Risks Related to our Business and the Development of our Product Candidates

Our business substantially depends upon the successful development of ETX-123. If we are unable to obtain regulatory approval for, and successfully commercialize, ETX-123, our business will be harmed.

We currently have no products approved for sale and are investing the majority of our efforts and financial resources in the development of our lead candidate ETX-123. Successful continued preclinical development and potential clinical development and regulatory approval of ETX-123 for indications we are currently evaluating and potential additional indications is critical to the future success of our business.

Before we can generate any revenue from sales of ETX-123 or any of our other programs, these programs must undergo additional preclinical and clinical development, regulatory review and approval in one or more jurisdictions. In addition, if one or more of our product candidates are approved, we must ensure access to sufficient commercial manufacturing capacity and conduct significant marketing efforts in connection with any commercial launch. These efforts will require substantial investment, and we may not have the financial resources to continue development of our product candidates or commercialization of any products.

We have experienced, and may in the future experience, setbacks that could delay or prevent regulatory approval of our product candidates or our ability to commercialize any products, including:

negative or inconclusive results from our preclinical studies or clinical trials or the clinical trials of others for product candidates similar to ours, such as the failure of ETX-810 to achieve its primary endpoint in either of our Phase 2a trials in subjects with diabetic peripheral neuropathic pain (DPNP) and lumbosacral radicular pain (LSRP), respectively, leading to a decision or requirement to conduct additional preclinical testing or clinical trials or abandon a program or an indication;
product-related side effects experienced by subjects in our clinical trials or by individuals using drugs or therapeutics similar to our product candidates;
delays in submitting INDs in the United States or comparable foreign applications or delays or failure in obtaining the necessary approvals from regulators or institutional review boards to commence a clinical trial, or a suspension or termination of a clinical trial once commenced;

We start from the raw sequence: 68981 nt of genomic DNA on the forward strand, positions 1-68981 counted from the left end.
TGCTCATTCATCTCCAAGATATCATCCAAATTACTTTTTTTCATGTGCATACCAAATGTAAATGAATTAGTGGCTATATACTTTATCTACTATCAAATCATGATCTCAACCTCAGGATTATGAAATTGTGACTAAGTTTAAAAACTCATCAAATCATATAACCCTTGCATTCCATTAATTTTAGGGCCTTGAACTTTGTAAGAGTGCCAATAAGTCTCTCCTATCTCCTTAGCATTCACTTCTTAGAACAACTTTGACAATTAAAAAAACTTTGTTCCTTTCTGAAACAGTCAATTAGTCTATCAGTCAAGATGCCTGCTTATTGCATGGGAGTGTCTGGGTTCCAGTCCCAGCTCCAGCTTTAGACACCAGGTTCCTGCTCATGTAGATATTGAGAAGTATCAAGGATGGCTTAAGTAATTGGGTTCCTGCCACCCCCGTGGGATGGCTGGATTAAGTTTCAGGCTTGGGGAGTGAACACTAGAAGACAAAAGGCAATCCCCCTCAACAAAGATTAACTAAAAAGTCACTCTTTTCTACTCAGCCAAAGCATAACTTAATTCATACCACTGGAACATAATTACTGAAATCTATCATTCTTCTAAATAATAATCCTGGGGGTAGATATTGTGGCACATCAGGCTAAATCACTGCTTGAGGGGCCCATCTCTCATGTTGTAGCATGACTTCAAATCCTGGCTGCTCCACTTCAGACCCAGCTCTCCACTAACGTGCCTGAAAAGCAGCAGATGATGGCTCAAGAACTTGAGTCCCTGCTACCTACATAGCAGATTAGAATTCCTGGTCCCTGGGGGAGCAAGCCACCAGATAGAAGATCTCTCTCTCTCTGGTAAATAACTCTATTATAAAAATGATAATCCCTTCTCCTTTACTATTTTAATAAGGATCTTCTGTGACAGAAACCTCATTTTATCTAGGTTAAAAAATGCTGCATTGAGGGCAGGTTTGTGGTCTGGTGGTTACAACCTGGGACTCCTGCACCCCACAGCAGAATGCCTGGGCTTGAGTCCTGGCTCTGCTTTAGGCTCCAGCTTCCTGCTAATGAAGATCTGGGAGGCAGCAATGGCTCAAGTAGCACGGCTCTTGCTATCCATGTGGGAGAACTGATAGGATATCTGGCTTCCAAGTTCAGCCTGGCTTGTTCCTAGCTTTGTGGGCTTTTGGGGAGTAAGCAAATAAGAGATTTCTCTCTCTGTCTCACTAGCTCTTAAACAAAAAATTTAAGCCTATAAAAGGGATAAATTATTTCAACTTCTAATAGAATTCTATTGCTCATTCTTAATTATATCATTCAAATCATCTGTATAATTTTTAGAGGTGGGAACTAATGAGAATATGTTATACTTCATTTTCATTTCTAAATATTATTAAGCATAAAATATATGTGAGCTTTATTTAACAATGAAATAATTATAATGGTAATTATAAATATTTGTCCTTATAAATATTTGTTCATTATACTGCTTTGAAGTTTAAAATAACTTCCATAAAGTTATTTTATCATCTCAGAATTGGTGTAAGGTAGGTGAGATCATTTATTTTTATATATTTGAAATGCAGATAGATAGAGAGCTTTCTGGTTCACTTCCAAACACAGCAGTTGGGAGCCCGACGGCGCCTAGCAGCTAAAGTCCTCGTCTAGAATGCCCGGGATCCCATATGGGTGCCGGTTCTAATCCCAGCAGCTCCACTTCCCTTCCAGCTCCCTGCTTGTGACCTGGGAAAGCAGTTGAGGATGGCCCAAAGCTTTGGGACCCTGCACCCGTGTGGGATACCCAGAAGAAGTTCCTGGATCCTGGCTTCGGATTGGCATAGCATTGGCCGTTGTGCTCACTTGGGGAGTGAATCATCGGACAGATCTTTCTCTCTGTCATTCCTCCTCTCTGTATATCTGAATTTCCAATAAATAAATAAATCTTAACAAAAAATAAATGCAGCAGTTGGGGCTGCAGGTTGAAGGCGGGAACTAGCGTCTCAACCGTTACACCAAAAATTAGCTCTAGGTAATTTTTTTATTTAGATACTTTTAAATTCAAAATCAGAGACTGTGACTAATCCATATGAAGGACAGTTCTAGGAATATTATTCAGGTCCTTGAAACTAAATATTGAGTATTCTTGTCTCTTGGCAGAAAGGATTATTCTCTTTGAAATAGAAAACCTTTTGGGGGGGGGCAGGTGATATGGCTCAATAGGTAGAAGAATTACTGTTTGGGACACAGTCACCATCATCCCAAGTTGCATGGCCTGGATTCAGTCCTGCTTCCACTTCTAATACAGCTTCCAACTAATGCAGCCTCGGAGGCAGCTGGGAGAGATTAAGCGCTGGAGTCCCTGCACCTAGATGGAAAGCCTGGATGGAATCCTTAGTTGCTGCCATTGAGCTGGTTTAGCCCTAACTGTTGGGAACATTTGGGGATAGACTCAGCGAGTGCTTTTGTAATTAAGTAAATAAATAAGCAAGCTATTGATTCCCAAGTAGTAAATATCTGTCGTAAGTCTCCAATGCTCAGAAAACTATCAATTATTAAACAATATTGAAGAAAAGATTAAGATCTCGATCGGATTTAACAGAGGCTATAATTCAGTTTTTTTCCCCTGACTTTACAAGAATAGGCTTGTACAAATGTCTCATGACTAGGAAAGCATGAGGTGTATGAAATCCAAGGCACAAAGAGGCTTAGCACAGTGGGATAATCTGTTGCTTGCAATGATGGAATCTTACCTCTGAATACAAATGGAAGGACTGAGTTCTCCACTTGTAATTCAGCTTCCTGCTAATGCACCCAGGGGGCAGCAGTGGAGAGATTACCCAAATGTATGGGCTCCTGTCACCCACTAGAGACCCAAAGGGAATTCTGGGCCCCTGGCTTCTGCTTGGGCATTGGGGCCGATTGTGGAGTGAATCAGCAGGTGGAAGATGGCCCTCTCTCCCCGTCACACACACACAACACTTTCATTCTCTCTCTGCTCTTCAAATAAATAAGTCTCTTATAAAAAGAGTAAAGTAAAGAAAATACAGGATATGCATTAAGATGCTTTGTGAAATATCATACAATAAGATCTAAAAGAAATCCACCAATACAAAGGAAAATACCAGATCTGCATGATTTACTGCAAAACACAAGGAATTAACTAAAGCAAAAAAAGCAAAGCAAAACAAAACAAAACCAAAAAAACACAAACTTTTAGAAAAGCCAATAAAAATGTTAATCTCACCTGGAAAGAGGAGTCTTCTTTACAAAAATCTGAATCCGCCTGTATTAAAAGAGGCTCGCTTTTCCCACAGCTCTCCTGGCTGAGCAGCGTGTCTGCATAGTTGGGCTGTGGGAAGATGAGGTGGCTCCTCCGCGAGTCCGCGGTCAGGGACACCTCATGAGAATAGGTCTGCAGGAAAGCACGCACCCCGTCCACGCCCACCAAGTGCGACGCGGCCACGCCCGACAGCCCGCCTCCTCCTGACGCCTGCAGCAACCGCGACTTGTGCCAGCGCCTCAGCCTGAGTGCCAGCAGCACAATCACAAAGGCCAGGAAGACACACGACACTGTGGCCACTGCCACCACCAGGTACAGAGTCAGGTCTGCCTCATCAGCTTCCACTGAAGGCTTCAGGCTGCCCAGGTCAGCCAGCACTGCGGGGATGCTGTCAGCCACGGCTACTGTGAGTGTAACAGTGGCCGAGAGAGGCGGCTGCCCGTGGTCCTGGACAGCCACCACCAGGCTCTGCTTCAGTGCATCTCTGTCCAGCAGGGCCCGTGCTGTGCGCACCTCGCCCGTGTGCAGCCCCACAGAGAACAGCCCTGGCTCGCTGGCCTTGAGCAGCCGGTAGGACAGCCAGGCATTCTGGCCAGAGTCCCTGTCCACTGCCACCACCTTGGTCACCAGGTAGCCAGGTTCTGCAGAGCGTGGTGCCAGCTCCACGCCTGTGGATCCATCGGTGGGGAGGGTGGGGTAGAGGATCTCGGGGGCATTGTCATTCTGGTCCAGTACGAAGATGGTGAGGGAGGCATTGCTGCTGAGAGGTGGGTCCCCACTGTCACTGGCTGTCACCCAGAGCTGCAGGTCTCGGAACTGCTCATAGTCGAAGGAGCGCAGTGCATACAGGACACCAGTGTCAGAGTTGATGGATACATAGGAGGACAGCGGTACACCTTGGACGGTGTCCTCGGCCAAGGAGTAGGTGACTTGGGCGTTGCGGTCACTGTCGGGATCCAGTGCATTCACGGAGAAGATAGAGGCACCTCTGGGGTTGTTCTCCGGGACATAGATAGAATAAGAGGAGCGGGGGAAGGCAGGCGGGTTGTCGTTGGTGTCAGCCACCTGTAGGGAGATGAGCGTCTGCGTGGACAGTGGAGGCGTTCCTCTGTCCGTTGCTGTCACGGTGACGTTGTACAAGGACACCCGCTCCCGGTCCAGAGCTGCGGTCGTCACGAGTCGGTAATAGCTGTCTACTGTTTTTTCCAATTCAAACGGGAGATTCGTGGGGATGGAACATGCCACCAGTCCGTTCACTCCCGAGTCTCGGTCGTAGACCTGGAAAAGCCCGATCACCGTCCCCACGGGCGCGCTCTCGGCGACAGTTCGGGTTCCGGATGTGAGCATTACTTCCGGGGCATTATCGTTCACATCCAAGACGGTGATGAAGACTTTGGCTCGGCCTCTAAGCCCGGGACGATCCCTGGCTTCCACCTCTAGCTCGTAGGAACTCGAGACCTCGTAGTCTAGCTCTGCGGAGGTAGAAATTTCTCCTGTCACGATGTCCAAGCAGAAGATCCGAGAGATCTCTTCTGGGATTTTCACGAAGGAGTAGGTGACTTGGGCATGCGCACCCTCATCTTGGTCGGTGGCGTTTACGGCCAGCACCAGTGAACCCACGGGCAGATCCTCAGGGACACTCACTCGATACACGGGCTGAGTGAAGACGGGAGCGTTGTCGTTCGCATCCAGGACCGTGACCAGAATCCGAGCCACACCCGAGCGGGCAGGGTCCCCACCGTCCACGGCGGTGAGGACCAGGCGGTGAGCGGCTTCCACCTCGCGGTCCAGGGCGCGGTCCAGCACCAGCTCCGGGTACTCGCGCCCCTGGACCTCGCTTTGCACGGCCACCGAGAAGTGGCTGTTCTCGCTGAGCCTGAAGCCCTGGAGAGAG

if the FDA or comparable foreign authorities do not accept the earlier preclinical and clinical trial work, then we may need to conduct additional preclinical studies beyond those that we currently have planned and significant preclinical study or clinical trial delays also could shorten any periods during which we may have the exclusive right to commercialize our drug candidates or allow our competitors to bring products to market before we do and impair our ability to successfully commercialize our drug candidates and may harm our business;
conditions imposed by the FDA or comparable foreign authorities regarding the scope or design of our future clinical trials; delays in contracting with clinical sites or enrolling subjects in clinical trials, including due to the ongoing COVID-19 pandemic;
delays or interruptions in the supply of materials necessary for the conduct of future clinical trials;
regulators or institutional review boards (IRBs) or ethics committees may not authorize us or our investigators to commence a clinical trial or conduct a clinical trial at a prospective trial site;
the FDA or other comparable regulatory authorities may disagree with our clinical trial design, including with respect to dosing levels administered in our anticipated clinical trials, which may delay or prevent us from initiating our clinical trials with our originally intended trial design;

27